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Pro wrestlers set to take over Caruso Club

Also on the bill are female wrestlers KC Spinelli and Courtney Rush, as well as Cody Deaner and Scotty the Body. Sudburians are in for a treat, he said, as everyone on the bill has either overseas, Impact Wrestling or WWE pro wrestling experience.
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Maximum Pro Wrestling's Mark Bartolucci, a.k.a. Tornado, at a 2013 event in Sudbury. File photo.

Also on the bill are female wrestlers KC Spinelli and Courtney Rush, as well as Cody Deaner and Scotty the Body.


Sudburians are in for a treat, he said, as everyone on the bill has either overseas, Impact Wrestling or WWE pro wrestling experience.

Bartolucci — a dad himself — said the show is family friendly.

“We put the show on so it's basically similar to when WWE was in its heyday, when there was Hulk Hogan and other characters,” he said. “It's more based on the athletics of the sport as opposed to the soap opera.”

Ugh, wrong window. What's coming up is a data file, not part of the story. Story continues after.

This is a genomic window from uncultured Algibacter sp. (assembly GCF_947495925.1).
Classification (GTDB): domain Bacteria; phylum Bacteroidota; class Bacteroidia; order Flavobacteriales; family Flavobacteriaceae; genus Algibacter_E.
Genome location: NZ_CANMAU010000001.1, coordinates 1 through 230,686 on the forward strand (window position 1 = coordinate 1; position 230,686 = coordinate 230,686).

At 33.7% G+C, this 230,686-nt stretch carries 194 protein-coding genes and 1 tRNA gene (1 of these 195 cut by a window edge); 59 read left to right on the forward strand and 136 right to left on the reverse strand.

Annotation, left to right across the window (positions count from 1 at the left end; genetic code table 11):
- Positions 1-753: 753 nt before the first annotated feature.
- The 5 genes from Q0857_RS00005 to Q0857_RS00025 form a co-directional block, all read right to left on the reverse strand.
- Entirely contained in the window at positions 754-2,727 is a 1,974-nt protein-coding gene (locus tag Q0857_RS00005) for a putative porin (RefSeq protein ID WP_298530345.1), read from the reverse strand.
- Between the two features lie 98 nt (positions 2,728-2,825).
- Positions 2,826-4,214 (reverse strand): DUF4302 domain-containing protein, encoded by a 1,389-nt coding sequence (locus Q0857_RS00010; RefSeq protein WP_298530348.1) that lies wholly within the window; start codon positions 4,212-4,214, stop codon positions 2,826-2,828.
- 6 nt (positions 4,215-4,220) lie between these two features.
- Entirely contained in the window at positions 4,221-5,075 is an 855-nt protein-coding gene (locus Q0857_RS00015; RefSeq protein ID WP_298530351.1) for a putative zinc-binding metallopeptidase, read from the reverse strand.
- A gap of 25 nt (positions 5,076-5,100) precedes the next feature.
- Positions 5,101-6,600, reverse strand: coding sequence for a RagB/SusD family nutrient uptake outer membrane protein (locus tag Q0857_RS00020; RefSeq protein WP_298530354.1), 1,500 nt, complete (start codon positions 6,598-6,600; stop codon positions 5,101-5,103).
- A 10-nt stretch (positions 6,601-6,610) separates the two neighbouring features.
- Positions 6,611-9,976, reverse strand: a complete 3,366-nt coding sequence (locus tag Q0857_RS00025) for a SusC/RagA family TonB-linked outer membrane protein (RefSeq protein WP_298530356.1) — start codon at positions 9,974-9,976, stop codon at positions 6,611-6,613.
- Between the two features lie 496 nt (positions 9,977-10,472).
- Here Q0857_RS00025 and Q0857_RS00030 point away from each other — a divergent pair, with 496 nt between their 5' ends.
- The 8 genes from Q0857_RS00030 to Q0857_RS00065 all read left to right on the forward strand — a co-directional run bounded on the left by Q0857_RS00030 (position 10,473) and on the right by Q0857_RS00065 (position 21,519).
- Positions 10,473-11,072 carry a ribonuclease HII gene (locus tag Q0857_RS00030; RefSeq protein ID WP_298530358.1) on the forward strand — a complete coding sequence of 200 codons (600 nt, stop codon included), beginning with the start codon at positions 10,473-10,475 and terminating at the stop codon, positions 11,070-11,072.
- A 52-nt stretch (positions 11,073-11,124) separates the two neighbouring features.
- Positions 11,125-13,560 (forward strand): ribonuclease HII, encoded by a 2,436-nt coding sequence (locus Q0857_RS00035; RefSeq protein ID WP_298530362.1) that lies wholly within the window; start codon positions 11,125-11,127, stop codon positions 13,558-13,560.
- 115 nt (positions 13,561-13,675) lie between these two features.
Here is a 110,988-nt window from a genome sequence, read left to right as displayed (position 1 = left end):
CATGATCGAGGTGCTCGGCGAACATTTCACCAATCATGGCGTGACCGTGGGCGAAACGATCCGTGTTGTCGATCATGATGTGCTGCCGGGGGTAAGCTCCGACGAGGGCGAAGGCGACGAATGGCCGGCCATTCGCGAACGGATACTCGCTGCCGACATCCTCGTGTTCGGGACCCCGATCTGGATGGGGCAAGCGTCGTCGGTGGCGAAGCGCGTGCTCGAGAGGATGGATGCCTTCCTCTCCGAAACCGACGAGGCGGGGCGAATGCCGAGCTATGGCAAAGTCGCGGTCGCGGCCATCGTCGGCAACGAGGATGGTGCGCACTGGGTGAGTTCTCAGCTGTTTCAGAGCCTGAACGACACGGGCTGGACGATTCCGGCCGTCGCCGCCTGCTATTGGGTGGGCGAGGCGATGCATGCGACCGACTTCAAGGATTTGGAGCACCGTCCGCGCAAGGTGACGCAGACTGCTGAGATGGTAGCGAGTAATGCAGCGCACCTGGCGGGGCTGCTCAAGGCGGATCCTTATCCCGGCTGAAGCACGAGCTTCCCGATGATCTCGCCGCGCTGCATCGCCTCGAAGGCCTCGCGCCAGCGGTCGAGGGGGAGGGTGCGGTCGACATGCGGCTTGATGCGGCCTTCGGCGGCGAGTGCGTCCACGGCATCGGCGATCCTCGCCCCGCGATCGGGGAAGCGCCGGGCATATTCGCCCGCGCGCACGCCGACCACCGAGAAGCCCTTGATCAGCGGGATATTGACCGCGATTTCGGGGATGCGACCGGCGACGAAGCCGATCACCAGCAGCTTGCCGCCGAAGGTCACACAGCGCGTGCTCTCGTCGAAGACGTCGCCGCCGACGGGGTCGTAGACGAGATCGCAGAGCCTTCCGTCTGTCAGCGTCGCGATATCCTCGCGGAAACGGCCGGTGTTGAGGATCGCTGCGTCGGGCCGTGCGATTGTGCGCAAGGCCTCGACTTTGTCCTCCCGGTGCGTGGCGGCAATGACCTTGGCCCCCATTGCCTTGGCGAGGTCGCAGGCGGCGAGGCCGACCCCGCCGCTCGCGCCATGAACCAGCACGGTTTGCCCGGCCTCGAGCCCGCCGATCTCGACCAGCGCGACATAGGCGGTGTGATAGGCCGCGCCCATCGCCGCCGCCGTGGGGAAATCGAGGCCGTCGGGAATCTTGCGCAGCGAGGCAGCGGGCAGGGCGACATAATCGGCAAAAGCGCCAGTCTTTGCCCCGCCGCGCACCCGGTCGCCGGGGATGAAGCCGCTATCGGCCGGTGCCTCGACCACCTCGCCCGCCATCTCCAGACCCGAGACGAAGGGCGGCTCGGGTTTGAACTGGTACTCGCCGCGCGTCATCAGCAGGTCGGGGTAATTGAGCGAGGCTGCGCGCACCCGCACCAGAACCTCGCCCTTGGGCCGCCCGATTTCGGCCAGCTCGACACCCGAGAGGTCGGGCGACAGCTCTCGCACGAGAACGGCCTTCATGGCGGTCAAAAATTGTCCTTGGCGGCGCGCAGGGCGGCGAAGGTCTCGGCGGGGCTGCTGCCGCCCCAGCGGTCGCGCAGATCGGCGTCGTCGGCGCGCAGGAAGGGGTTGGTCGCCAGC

There's “not a bad seat in the house,” Bartolucci said, as the wrestling ring is set up in the middle of the room.

So how did a Sudbury boy end up in the rough and tumble world of pro wrestling? In high school, Bartolucci was extremely athletic, competing in football, hockey, track and field — and yes, wrestling.

“All that ended once I graduated,” he said. “I figured 'Now what do I do with myself?'”

Bartolucci — who grew up watching pro wrestling on TV — said he ended up attending a school in Cambridge, Ont. where he learned the sport's basics.

Within a few months, he was on the road with a pro wrestling tour. That was two decades ago.

“I've wrestled all over North America,” he said.

For the second year in a row, the Maximum Pro Wrestling show will benefit the Sudbury Playground Hockey League.

Bartolucci, whose 12-year-old son played in the league, said it's a “great introduction to hockey” for kids.

“You get two ice times a week and you get your tournament at the end of the year,” he said. “It's the least amount of pressure you're going to have playing hockey in your entire life.”

Last year, the show brought in about $3,000 for the organization, and Bartolucci said he'd like to match that total this year.

Tickets to the event, which cost $15, are available in advance at the Caruso Club or by phoning 705-675-1357 or at the door.


Heidi Ulrichsen

About the Author: Heidi Ulrichsen

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